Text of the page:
Reds like Bruce's impact on field, in clubhouse
By CHRIS DABE
July, 28, 2008
HOUSTON - Sure-to-be Hall of Fame baseball player Ken Griffey Jr. has heard the story enough times to have a snappy reply.
Reminded that Beaumont-born Jay Bruce once tried to call Griffey at the Seattle Kingdome when he played for the Mariners, Griffey said "he doesn't have to do that anymore. He can call me anytime."
Now teammates with the Cincinnati Reds, Bruce no longer looks to Griffey as an idol he tried to get on the phone. And the Reds look to Bruce as a humble and eager rookie willing to do what is necessary to succeed in the major leagues.
"We like having him around," said Griffey, in his 20th major league season and ninth with the Reds. "He comes to the ballpark and works hard. He's learning on the job. He doesn't know everybody here, so I help him as much as I can. He's well prepared day in and day out, so I don't have to worry about that."
Bruce committed a throwing error from center field in the first inning but singled and scored on a grand slam by Adam Dunn in the third inning of the Reds' 5-4 loss Monday against the Astros at Minute Maid Park. All told, he was 1-for-4.
The game was Bruce's first in the major league ballpark closest to his home town.
"Every day you play, you want to get a win," said Bruce, batting .264 with seven home runs and 24 RBIs in 55 games this season. "But it was good to come back and see family and friends and everything like that."
Bruce, who played his first major league game May 27, is expected to be in the starting lineup tonight when the Reds face Astros pitcher Brian Moehler. Bruce has never faced Moehler.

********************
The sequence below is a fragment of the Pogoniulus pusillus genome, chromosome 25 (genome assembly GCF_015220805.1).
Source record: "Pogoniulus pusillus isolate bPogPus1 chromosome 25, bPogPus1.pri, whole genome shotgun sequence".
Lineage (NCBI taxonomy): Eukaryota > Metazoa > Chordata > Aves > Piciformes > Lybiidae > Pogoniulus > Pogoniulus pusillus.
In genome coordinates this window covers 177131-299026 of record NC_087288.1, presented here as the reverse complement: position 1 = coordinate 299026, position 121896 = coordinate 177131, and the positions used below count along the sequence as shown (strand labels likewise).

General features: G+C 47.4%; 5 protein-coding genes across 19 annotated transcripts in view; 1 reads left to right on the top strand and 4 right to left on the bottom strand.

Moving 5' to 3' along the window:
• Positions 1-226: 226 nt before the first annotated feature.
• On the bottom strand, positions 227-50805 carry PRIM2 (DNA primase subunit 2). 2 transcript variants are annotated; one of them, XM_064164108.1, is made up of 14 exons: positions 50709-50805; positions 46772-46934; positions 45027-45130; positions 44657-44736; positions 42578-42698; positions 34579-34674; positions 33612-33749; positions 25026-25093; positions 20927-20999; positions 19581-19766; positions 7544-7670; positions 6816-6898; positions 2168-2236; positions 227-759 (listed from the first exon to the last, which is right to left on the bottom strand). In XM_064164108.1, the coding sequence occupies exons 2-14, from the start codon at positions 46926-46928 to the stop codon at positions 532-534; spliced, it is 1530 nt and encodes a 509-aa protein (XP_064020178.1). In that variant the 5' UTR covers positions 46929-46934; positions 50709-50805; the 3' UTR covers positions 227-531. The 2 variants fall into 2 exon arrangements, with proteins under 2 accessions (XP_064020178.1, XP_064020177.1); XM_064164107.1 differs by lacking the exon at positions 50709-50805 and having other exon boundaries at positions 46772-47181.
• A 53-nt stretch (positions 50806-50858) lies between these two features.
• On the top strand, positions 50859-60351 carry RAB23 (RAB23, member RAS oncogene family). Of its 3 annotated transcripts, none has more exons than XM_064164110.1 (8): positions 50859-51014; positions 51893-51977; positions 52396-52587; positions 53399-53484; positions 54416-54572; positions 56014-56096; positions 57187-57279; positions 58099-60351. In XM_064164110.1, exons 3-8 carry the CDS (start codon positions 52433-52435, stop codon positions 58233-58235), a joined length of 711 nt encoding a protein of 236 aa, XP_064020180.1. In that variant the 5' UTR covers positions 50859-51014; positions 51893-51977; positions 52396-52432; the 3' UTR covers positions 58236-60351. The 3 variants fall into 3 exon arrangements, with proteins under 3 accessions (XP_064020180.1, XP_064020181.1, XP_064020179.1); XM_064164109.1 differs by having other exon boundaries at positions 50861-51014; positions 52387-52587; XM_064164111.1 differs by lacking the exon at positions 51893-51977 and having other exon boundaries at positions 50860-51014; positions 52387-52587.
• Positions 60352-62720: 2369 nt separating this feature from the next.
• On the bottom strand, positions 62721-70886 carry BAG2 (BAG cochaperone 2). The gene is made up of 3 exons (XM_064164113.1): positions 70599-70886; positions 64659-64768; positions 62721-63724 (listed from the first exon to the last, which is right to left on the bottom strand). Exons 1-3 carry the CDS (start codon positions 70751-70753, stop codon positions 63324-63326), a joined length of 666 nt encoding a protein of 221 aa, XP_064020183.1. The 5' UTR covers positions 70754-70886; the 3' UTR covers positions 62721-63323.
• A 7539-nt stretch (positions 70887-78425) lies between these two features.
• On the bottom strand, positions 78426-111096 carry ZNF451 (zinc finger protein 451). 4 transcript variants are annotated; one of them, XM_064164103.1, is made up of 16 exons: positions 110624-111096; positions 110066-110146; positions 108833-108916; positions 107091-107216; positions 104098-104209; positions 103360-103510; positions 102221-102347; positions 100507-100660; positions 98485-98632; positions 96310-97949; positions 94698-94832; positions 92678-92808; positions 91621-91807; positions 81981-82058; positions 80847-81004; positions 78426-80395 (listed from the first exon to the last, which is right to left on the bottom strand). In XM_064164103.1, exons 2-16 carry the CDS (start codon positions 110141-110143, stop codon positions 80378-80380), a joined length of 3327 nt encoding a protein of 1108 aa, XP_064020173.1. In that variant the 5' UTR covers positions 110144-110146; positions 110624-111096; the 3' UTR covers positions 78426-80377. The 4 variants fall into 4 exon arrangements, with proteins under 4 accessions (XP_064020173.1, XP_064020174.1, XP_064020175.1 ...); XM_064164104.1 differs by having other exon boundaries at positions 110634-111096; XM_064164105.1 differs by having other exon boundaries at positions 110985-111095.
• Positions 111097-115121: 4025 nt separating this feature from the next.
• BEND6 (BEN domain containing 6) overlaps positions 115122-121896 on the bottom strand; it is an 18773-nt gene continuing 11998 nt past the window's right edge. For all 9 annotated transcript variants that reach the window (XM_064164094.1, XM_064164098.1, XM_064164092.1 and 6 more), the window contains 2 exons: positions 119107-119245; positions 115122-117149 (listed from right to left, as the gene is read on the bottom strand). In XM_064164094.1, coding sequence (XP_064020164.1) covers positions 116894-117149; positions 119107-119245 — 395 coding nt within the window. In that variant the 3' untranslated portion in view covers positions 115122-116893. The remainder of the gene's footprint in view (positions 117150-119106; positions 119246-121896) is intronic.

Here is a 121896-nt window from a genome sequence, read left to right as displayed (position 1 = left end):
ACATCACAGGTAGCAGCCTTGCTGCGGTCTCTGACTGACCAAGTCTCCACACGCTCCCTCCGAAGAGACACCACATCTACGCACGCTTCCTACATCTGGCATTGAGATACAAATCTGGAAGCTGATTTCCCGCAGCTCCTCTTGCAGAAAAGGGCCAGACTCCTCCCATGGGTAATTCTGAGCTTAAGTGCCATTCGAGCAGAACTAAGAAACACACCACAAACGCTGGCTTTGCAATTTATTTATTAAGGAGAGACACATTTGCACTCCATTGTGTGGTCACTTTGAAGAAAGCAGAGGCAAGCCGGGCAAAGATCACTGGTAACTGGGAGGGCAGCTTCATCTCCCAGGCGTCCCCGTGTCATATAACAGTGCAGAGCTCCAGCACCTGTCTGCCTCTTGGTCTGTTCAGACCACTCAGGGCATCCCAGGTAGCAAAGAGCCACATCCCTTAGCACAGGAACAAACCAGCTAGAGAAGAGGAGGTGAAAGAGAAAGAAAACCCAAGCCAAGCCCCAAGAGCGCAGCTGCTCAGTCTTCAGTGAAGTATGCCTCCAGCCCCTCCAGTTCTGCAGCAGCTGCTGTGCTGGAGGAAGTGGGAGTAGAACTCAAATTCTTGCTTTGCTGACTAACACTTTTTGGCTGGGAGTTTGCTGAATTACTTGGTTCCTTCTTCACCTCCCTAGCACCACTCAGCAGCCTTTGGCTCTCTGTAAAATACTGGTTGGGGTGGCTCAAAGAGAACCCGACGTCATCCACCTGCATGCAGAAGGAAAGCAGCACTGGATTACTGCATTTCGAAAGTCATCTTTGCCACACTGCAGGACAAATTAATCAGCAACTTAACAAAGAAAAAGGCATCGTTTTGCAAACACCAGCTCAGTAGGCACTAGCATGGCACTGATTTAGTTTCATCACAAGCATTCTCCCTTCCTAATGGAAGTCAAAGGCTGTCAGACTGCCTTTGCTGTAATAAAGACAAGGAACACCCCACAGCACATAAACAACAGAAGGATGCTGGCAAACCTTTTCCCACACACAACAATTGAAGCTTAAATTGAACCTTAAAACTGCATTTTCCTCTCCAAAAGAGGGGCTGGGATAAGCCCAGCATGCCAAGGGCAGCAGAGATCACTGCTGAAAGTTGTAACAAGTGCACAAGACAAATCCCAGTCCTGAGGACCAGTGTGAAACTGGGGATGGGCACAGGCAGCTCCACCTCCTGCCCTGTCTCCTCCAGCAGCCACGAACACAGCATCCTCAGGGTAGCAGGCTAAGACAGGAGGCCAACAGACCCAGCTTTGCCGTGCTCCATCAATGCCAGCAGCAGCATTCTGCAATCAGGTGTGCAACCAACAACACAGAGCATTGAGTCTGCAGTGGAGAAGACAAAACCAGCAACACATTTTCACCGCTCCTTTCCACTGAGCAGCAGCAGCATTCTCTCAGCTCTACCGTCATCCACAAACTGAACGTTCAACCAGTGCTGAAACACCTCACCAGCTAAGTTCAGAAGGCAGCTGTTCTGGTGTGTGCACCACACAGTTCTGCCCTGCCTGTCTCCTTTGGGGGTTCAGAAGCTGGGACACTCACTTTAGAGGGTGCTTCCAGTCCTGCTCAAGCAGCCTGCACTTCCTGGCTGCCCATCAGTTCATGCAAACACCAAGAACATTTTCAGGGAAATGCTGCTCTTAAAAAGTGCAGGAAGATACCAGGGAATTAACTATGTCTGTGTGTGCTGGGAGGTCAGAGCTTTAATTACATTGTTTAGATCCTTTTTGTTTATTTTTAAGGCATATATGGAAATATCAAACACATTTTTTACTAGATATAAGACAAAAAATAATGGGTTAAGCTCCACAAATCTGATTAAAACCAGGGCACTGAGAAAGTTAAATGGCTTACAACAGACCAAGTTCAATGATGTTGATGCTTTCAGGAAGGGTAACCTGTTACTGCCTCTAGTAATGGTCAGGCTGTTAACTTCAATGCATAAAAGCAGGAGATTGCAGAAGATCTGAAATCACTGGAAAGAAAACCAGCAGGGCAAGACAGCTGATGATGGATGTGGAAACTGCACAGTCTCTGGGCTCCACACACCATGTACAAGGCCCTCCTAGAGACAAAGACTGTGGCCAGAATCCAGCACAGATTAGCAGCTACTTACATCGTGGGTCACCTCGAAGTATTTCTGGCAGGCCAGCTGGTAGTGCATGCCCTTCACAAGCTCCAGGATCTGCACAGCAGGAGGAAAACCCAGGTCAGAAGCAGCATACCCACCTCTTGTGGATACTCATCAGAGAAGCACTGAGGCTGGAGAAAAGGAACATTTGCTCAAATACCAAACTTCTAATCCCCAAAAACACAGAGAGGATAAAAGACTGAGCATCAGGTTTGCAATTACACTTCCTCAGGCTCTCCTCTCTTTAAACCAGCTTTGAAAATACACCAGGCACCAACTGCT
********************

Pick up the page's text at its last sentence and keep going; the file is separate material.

Before Monday's game, Bruce conducted a media interview that included five television cameras and about a dozen microphones. The attention, although, something Bruce continues to get used to, is something he appears to handle well.
Bruce said he put aside more than 70 tickets for family members and friends, many of whom sat in a section behind the Reds' third-base side dugout.
Bruce faced Roy Oswalt in his first three at-bats. He flied out to lead off the top of the first and reached on an infield single when a grounder bounced off the glove of a diving Lance Berkman near first base with one out in the third. He also flied out to end the fourth.
In the seventh, Bruce grounded out to second baseman Kazuo Matsui on the first pitch he saw from Geoff Geary to end the inning.
Dunn, a Texas native and Reds outfielder, said Bruce is mature beyond his 21 years of age.
"Me and him are so much different," said Dunn, himself a 21-year-old when he played his first major league game in 2001. "They had to watch me off the field. All he does is play video games."
Joey Votto, who like Bruce played a homecoming series when the Reds played in his native town of Toronto on June 24-26, has played with Bruce in the minor and major leagues.
"I think Jay has a good head on his shoulders," Votto said. "He's a guy who's coming here to work. He's not coming here to play and hang out with buddies and fool around and stuff. He's here to help the Cincinnati Reds win baseball games."